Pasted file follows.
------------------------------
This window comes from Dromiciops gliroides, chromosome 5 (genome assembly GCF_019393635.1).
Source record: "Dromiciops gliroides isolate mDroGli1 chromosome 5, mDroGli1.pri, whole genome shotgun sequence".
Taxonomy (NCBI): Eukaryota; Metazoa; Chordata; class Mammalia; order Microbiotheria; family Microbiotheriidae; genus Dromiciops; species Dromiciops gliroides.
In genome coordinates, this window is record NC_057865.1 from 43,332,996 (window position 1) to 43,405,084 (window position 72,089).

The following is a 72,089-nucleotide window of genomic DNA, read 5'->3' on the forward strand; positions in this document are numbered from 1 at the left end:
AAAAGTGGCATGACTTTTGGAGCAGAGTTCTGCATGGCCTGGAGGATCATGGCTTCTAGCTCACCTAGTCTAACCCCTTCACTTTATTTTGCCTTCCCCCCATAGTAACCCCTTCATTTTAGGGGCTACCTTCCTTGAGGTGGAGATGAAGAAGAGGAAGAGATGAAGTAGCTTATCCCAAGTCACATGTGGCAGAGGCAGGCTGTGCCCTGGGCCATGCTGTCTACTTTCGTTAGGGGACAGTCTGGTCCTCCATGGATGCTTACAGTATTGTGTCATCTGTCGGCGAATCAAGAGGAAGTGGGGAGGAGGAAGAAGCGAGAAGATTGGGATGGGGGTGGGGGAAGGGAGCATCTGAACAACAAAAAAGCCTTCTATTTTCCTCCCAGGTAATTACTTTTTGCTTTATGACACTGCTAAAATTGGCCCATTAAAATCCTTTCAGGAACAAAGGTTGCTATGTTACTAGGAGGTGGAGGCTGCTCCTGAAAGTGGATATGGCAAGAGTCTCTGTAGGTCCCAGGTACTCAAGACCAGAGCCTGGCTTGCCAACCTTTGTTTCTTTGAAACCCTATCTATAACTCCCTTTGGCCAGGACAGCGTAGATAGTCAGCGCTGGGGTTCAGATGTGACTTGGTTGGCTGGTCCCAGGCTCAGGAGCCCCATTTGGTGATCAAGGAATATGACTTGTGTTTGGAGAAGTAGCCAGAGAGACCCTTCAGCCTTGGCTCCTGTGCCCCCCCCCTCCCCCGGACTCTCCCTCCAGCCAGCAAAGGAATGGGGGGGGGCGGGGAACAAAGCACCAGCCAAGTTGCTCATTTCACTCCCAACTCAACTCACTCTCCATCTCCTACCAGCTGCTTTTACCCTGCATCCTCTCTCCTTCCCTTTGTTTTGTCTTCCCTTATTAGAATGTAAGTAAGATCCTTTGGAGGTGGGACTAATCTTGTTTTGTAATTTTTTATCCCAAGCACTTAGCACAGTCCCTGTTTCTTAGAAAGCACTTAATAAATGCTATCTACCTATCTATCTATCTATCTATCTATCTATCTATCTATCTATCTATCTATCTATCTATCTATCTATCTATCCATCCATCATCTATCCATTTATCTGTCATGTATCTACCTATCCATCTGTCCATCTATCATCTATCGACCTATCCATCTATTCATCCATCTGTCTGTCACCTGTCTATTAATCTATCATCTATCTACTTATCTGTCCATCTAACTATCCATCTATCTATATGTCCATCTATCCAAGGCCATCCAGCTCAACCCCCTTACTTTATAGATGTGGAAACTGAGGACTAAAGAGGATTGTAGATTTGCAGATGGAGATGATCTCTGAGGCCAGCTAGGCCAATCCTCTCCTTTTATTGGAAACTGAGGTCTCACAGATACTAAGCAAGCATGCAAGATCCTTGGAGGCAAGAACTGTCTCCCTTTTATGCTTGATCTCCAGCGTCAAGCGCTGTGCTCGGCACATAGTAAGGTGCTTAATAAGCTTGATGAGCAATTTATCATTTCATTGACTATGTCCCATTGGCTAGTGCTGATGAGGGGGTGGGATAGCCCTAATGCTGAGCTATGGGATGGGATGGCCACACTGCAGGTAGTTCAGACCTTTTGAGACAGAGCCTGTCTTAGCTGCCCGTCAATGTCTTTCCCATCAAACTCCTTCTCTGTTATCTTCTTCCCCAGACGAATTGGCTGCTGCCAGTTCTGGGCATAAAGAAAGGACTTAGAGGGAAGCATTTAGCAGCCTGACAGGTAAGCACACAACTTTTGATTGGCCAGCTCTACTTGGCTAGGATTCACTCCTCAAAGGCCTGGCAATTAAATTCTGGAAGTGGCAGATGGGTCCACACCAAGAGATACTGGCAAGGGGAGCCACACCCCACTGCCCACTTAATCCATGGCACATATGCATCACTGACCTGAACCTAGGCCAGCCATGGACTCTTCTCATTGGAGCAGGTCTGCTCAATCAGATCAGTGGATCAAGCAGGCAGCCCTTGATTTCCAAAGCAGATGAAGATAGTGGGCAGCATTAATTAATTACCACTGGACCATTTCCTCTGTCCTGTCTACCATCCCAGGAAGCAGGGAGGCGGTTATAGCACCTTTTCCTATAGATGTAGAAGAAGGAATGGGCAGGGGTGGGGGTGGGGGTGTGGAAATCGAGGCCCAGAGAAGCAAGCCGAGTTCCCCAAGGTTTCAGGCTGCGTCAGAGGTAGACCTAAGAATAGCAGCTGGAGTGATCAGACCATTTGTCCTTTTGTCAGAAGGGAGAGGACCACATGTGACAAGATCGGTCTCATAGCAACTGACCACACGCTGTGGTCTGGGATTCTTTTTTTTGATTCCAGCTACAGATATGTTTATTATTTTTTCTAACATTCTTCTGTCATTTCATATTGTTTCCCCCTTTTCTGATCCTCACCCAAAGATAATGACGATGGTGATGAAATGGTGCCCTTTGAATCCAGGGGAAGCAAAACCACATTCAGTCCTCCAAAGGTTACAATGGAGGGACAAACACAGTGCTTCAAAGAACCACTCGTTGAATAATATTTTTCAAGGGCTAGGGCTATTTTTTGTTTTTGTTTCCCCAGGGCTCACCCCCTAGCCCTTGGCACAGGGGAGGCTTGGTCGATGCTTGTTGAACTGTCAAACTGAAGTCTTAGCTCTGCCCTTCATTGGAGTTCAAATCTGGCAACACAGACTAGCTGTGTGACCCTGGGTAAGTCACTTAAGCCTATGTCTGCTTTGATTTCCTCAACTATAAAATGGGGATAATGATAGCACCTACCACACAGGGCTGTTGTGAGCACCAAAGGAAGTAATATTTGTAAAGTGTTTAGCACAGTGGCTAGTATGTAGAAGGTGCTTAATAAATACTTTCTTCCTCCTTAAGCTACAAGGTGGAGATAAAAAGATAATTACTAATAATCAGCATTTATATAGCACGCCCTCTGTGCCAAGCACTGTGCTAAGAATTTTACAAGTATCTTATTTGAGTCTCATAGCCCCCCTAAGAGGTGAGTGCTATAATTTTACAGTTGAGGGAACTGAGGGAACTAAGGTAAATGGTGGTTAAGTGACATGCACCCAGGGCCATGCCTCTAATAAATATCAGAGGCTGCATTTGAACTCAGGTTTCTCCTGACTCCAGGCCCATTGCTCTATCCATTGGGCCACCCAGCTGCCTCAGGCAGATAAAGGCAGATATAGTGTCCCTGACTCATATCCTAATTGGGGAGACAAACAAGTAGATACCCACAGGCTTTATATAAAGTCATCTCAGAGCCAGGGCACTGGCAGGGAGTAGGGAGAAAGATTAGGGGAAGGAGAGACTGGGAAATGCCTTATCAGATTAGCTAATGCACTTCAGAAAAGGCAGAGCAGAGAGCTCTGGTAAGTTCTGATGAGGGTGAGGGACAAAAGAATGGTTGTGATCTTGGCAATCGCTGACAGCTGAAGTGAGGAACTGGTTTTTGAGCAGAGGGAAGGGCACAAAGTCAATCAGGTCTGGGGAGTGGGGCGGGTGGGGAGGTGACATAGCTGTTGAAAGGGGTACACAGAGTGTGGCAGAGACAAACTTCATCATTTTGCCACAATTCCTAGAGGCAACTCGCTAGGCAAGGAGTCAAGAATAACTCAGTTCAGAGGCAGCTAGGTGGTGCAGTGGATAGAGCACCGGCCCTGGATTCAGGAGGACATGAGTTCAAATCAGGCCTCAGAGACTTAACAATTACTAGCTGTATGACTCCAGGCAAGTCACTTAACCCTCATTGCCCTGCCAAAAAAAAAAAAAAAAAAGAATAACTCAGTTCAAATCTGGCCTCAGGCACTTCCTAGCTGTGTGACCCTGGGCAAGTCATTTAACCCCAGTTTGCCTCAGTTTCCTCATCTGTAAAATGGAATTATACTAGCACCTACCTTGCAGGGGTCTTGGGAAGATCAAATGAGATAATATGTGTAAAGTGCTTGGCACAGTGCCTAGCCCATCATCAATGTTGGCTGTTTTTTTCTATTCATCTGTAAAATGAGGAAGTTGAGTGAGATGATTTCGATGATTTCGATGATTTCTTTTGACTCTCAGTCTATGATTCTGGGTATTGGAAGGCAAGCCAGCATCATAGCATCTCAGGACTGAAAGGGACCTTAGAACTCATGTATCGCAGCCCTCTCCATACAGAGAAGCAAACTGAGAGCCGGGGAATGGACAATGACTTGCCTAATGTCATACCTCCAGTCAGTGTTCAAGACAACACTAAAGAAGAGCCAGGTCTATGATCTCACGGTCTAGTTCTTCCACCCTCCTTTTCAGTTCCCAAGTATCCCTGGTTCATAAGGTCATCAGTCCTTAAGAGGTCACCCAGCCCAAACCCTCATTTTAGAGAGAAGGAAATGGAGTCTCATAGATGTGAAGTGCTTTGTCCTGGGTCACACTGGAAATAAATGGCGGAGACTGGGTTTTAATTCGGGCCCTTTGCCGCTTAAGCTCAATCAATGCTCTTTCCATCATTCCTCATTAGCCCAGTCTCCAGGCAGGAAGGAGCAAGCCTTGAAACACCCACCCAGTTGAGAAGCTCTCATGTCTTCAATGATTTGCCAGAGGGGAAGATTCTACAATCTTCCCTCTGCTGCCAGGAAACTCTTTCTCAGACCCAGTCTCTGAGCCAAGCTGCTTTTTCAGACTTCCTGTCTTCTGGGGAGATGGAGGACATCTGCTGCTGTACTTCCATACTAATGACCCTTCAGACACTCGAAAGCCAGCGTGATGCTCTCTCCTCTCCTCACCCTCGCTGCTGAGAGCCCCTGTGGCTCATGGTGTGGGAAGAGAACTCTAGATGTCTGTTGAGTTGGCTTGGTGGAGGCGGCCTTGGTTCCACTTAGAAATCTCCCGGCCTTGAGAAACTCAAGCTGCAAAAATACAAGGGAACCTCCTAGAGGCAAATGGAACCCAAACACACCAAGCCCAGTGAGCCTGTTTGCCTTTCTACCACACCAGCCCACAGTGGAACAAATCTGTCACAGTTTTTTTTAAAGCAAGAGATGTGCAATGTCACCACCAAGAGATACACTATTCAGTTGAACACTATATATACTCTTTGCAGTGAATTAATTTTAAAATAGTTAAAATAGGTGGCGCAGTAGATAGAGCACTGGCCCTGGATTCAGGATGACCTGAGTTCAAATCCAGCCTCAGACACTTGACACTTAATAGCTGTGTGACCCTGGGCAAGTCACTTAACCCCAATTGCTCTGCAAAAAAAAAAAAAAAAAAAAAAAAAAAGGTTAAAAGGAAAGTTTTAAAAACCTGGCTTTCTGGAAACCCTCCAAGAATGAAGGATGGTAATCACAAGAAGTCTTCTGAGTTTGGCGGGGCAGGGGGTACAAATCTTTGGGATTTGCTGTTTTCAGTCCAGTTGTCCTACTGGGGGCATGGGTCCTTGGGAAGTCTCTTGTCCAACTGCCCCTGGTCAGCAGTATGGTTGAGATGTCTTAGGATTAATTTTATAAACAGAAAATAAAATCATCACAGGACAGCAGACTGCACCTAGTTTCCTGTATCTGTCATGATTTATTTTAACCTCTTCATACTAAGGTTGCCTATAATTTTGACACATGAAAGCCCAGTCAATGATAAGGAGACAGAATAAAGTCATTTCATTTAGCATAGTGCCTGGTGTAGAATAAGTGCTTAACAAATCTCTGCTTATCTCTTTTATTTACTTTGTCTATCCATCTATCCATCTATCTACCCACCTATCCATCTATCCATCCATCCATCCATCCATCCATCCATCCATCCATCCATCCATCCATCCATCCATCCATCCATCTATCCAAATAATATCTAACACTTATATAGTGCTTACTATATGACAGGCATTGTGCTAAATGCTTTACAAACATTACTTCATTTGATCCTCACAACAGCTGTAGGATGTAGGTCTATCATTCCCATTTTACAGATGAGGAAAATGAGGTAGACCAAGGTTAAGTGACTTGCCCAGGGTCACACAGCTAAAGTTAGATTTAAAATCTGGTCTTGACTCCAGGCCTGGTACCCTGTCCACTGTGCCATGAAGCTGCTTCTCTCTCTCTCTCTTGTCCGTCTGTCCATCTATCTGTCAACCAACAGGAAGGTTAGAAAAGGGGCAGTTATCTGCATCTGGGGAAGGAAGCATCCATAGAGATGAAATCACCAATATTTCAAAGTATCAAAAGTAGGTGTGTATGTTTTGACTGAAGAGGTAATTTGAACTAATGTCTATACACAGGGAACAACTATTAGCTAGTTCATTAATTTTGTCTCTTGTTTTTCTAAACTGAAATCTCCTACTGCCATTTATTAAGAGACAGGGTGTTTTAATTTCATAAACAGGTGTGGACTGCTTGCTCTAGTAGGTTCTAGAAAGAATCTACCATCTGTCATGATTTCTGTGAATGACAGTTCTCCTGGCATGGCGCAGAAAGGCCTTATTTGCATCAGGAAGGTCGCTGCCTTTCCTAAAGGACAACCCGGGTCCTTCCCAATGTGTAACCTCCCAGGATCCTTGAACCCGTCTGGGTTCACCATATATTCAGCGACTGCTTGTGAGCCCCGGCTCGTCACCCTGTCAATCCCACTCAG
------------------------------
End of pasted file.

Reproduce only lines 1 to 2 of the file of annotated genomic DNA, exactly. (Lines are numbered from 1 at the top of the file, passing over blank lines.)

This window comes from Dromiciops gliroides, chromosome 5 (genome assembly GCF_019393635.1).
Source record: "Dromiciops gliroides isolate mDroGli1 chromosome 5, mDroGli1.pri, whole genome shotgun sequence".